Dublin: 15 °C Saturday 31 October, 2020

As summer kicks off, let's remember Victoria Beckham discussing how the media views womens bodies

Be kind to yourself this summer.

IT’S THE MOST wonderful time of the year for those of sun, sea and sangria lovers. We’re in the throes of Leaving Cert weather (shout out to the 6th years!) and we’re beginning to shed layers and embrace that sweet sweet vitamin D.

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(Image of us at the Pav tbh).

But with the layer-shedding and the body-parading and the general increase of skin-showing, some of us can get a little self-conscious. And that’s ok! Your feelings are absolutely valid and while many may not see your hang-ups as being true or definitive, it doesn’t mean you won’t still feel like shite about them.

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We have the Love Island contestants being paraded before us on social media, all delighted to be benefiting from having society’s idea of bodily perfection. And then we’re told not to compare ourselves to them because it’s bad feminism! “Love your damn self!” “Stop comparing yourself to others!”

We know. But it’s easier said than done, fam.

Summertime is prime time for the media to profit off of your shitty feelings. It got me thinking about this clip from Victoria Beckham’s Channel 4 documentary Victoria’s Secrets, released 18 years ago. (You can watch it here, with her comments coming in around the 21:58 mark).

In a clip from the doc, Victoria is seen poring over tabloid newspapers as discuss her changing body shape with some vitriol. (Victoria was 26 at the time). A page in the Daily Mail was emblazoned ‘Skeletal Spice’.

I think that’s really, really vicious to be honest with you. Bear in mind this picture was taken at 12 o’clock in the day, on a sunny day. Then how come half my body is shaded?


A couple of pages after this ‘story’, Victoria points out an article titled, ‘Lose A Stone In A Flash’.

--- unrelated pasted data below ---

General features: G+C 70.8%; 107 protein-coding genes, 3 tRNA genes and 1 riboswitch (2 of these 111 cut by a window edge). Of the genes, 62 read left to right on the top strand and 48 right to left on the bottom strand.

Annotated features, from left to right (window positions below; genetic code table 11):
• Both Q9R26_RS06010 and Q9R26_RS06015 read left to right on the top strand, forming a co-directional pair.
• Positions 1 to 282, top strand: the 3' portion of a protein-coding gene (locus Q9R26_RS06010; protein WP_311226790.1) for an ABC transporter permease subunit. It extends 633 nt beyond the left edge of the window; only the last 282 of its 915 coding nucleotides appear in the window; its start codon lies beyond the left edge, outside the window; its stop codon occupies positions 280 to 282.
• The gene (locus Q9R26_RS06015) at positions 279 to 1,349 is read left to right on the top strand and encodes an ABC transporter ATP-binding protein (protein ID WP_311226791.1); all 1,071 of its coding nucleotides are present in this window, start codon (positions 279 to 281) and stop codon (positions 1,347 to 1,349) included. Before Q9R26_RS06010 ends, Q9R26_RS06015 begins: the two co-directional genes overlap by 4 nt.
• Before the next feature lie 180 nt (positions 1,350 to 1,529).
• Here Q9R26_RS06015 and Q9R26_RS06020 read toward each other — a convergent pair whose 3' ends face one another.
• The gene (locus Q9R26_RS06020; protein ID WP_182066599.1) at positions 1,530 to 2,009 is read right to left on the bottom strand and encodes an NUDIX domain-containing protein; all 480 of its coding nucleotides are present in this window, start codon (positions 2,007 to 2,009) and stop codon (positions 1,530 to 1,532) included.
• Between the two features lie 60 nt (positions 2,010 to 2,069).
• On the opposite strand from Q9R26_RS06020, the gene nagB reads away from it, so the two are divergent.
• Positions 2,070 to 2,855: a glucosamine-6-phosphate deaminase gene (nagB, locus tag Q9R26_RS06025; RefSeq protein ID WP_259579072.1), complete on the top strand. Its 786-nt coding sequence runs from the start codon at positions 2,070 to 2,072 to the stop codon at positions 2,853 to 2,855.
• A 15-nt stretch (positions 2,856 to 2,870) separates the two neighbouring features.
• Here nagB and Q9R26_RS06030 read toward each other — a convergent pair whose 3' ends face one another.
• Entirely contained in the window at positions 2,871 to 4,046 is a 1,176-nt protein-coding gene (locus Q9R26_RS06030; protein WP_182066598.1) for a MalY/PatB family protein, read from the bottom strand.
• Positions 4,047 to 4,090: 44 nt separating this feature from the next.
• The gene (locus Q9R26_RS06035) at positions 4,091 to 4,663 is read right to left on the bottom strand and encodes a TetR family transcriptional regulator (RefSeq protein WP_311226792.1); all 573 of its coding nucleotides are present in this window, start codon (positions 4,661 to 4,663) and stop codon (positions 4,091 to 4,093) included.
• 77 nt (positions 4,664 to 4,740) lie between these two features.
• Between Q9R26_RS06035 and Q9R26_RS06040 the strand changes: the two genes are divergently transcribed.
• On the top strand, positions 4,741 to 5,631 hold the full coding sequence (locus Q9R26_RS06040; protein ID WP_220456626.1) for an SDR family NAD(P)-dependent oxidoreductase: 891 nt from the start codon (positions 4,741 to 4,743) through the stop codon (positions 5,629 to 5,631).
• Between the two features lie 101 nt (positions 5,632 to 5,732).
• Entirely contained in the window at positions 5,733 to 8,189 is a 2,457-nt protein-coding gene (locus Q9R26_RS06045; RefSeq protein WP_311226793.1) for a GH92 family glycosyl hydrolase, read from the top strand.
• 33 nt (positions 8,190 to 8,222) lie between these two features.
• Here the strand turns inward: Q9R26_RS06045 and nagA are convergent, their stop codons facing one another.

And they tell me that I’m responsible for this? People need to look what they’re doing and who really is to blame with weight problems. I think you’ll find the media put a lot of pressure on people, one minute telling them they’re too fat, one minute they’re too thin.
We never ever stick up for ourselves, or say anything about it. We always just say ‘ok, carry on’. Why not this time? I’ve had enough.

First off, a couple of disclaimers – Victoria obviously experiences one-end of the body-shaming spectrum, in that she does not experience the oppression – and potentially the level of derision – that plus-size women face. However, that doesn’t negate her experience of having her body hyper-analyzed and her worth evaluated as a result of this.

The year 2000 might as well have been a different eon for media coverage of celebrity culture – the word ‘plus-size’ definitely wasn’t in mainstream use, and the media narrative surrounding the celebrity aesthetic was dominated by the main players, like the Mail and The Sun. They were very any highly publicised challenges of this destructive kind of dialogue.

However, Posh’s points and mine are as follows, for the next time you find yourself “checking yourself” in your bikini or otherwise:

  • While the tide is turning, media outlets continue to pander to the emotionally vulnerable and impressionable. For the most part, they are not concerned with your feelings or helping you. Recognise their goal here and separate yourself emotionally from that.
  • You don’t have to be perfectly happy with your appearance all the time. You are not going to look “good” all the time, be it yourself or others. Someone is always going to have something to say – understanding that means moving forward and livin’ yo’ best life.
  • There is obviously more to life than aesthetics, but it’s still ok to be affected by them.
  • Weight isn’t an indicator of personal health. It’s also nobody else’s business.

TL;DR – give yourself a break. Wear a bikini, have a Callipo, read a magazine and don’t give a f*ck.

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